Health researchers at the University of Texas think they have found a way to trick the body into curing Type 1 diabetes.
The immune system of a person with diabetes kills off useful “beta” cells, but the UT researchers say they have found a way to make other cells in the pancreas perform the necessary work. Their approach, announced earlier this month in the academic journal Current Pharmaceutical Biotechnology, not only would have implications for Type 1, formerly called juvenile diabetes, but also could help treat the far more common Type 2 variety, also known as adult-onset diabetes.
The researchers have cured mice, which are genetically similar to people but different enough that new rounds of animal testing — and millions of dollars more — are needed before human trials can begin. The researchers’ approach is sure to garner skeptics, at least in part because it is a significant departure from the many other attempts at curing diabetes, which typically involve transplanting new cells and/or suppressing the immune system’s attempts to kill off useful ones.
By contrast, “we’re taking a cell that is already present in the body — it’s there, and it’s happy — and programming it to secrete insulin, without changing it otherwise,” said Ralph DeFronzo, chief of the diabetes research at the UT Health Science Center at San Antonio.
Diabetes is a disease characterized by a person’s inability to process carbohydrates, a condition that if untreated can lead to often-catastrophic health consequences: lethargy, diminished eyesight, heart attacks, strokes, blindness and a loss of circulation in the feet that could lead to amputation. The Centers for Disease Control and Prevention estimate that in 2014, about 29 million Americans – almost 1 in 10 – had diabetes.
The core problem is insulin. Most people naturally secrete that substance when they eat something with carbohydrates, such as bread, potatoes and candy bars. Insulin acts like a concierge that escorts the sugar from the bloodstream into the cells, providing the cells with the energy to function. In most people, the body is continually monitoring blood sugar and producing insulin as needed.
In Type 2 diabetes — which makes up 9 out of 10 diabetes cases and is generally associated with older people and weight gain — the cells reject the insulin, causing sugar to build up in the bloodstream even as cells are starved for energy. Type 2 is often treated with pills that tell the cells to let in the insulin. But in Type 2 diabetes, the body also often gradually loses the ability to produce insulin, requiring insulin injections.
In Type 1 — the type the researchers studied — the body has simply stopped producing insulin. This type often manifests in children, though it can sometimes develop in adults as well.
The reason the body stops producing insulin is that it kills off the pancreas’ beta cells, which produce insulin. People with Type 1 diabetes must get their insulin from injections or ingestion, a cumbersome and often imprecise task. Too little insulin and blood sugar levels stay high for extended periods, potentially damaging the body; too much and blood sugar levels crash, possibly causing a person with diabetes to faint or experience an even worse problems, such as a stroke.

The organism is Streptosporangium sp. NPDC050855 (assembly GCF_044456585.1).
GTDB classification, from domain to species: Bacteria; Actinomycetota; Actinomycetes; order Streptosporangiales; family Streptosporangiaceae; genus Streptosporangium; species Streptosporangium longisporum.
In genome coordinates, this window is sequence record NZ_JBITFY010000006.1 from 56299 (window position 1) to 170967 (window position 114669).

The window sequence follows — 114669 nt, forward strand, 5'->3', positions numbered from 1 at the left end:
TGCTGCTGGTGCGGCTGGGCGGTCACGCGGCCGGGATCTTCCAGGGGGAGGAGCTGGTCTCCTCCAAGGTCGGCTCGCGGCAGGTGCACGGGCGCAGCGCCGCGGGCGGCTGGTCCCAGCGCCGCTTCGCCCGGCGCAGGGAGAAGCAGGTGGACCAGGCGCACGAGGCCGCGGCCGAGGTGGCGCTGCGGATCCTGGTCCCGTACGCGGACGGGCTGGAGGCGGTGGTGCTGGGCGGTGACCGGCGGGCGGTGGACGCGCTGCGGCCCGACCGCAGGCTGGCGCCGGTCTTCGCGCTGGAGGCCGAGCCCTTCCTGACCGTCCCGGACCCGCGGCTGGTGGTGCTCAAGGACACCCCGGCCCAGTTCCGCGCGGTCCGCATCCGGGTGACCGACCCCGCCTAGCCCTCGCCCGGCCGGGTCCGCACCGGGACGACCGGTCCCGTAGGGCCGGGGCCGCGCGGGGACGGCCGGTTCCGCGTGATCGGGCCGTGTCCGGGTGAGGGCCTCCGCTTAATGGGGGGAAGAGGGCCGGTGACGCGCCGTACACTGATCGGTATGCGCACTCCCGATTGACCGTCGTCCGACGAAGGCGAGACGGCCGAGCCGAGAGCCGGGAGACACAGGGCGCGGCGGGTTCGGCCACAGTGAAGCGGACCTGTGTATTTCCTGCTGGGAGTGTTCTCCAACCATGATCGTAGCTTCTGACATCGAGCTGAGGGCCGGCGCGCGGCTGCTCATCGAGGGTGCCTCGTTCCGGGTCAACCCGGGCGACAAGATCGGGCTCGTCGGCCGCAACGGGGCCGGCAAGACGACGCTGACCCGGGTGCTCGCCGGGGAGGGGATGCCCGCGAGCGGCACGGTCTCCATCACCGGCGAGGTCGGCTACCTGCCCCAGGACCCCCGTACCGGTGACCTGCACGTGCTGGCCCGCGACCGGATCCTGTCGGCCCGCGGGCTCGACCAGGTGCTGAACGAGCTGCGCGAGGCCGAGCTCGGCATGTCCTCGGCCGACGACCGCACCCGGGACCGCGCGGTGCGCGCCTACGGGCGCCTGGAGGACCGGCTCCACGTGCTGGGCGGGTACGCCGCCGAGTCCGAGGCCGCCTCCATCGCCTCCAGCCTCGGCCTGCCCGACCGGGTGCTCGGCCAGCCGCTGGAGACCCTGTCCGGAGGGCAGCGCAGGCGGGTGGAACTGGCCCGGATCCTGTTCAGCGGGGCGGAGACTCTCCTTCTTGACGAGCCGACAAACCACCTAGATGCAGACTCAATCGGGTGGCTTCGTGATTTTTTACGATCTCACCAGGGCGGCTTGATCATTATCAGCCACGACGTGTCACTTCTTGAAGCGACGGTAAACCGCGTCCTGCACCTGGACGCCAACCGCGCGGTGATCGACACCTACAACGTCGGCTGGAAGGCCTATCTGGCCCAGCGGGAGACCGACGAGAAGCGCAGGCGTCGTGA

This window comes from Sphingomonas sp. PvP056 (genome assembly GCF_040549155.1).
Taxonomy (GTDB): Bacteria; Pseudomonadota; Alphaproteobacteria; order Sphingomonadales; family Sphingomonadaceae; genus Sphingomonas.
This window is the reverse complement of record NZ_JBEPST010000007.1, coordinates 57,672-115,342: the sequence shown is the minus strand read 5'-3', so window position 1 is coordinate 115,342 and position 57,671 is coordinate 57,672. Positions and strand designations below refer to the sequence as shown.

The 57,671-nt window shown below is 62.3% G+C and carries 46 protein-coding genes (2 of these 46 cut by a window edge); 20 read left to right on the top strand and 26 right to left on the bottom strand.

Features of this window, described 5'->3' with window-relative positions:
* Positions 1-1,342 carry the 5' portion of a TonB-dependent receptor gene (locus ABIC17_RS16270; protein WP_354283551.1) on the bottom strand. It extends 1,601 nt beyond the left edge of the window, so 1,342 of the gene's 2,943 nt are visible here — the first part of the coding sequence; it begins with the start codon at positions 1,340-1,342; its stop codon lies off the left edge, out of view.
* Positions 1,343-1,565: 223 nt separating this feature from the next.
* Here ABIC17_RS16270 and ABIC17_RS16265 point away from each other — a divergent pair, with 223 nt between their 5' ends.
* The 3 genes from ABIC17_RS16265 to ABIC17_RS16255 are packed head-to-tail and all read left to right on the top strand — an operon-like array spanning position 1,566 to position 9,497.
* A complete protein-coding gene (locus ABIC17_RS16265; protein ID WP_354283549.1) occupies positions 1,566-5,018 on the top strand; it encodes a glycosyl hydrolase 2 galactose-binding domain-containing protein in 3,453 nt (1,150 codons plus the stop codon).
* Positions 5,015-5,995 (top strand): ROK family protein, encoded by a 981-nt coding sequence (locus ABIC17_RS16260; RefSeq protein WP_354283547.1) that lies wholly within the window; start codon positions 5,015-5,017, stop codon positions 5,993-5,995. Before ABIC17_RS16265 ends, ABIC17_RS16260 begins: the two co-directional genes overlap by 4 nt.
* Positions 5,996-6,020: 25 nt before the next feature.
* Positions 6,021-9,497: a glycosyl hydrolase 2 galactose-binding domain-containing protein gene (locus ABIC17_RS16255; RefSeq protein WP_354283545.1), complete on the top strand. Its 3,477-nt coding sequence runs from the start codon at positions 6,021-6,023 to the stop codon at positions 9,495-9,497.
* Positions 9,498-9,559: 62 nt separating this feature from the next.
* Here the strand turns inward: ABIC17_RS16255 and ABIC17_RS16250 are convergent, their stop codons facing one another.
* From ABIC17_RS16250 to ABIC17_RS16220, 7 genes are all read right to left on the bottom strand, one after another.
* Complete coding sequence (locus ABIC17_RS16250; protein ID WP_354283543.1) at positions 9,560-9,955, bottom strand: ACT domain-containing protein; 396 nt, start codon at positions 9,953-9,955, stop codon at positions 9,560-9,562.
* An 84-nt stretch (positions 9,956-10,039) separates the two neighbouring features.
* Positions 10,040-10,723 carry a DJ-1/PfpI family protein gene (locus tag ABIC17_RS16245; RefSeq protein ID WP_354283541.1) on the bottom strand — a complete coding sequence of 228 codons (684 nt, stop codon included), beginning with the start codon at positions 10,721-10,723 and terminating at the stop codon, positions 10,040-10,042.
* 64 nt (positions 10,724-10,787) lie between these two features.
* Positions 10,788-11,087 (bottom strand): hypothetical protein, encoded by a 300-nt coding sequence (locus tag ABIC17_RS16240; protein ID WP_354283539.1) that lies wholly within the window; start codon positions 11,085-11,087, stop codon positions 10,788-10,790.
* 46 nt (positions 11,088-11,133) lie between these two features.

DeFronzo’s partner, Bruno Doiron, decided to see whether the body could reliably produce insulin without transplanting new cells. He used a “gene transfer” technique on mice, delivered via a virus, that activated insulin production in cells already in the pancreas — for instance, those that produced certain enzymes.
“We’re not fundamentally changing the cell,” DeFronzo said. “We’re just giving it one additional task.”
The mice immune systems did not attack the new insulin-producing cells. Most important, according to the findings: The cells produced the right amount of insulin: not so much that they sent a mouse into a blood sugar free fall, not so little that blood sugar levels stayed high. The mice have shown no sign of diabetes for more than a year, according to the findings.
Quite a bit of work remains before testing will start on people. If they can raise enough money — they estimate $5 million to $10 million — they can proceed to testing on larger animals, such as pigs, dogs or primates, a next step that would be planned in conjunction with the U.S. Food and Drug Administration.
They hope to start human trials in three years.
DeFronzo and Doiron said they expect skepticism but said much of it will be driven by how unconventional their work is. Doiron added that, although the technique is unconventional in the context of diabetes, using a virus to deliver a gene transfer is an established technique, having been approved dozens of times by the FDA to treat diseases.
“We can use the cells the body has naturally,” Doiron said. “This will simply wake up the cells to produce insulin.”
Type 1 and Type 2 diabetes
The work of Bruno Doiron and Ralph DeFronzo focuses on Type 1 diabetes, not Type 2.
Both diseases involve a problem with insulin, the substance that healthy bodies produce to take sugar from the bloodstream into the cells and power the body.
Type 2 is far more common. The main issue is that the cells reject insulin, causing sugar to build up in the bloodstream. The common treatment is a pill that makes the cells accept the insulin (and sugar it carries into the cell). But over time, people with Type 2 diabetes often lose the ability to produce insulin.
With Type 1 diabetes, people simply stop producing insulin. Their bodies kill off the cells in the pancreas that produce it.
Those with Type 1 diabetes must inject or ingest insulin. People with Type 2 often grow increasingly dependent on insulin injections, though Type 2 can sometimes be cured or controlled through diet and exercise.
Originally written by Marty Toohey, published at myStatesman.com
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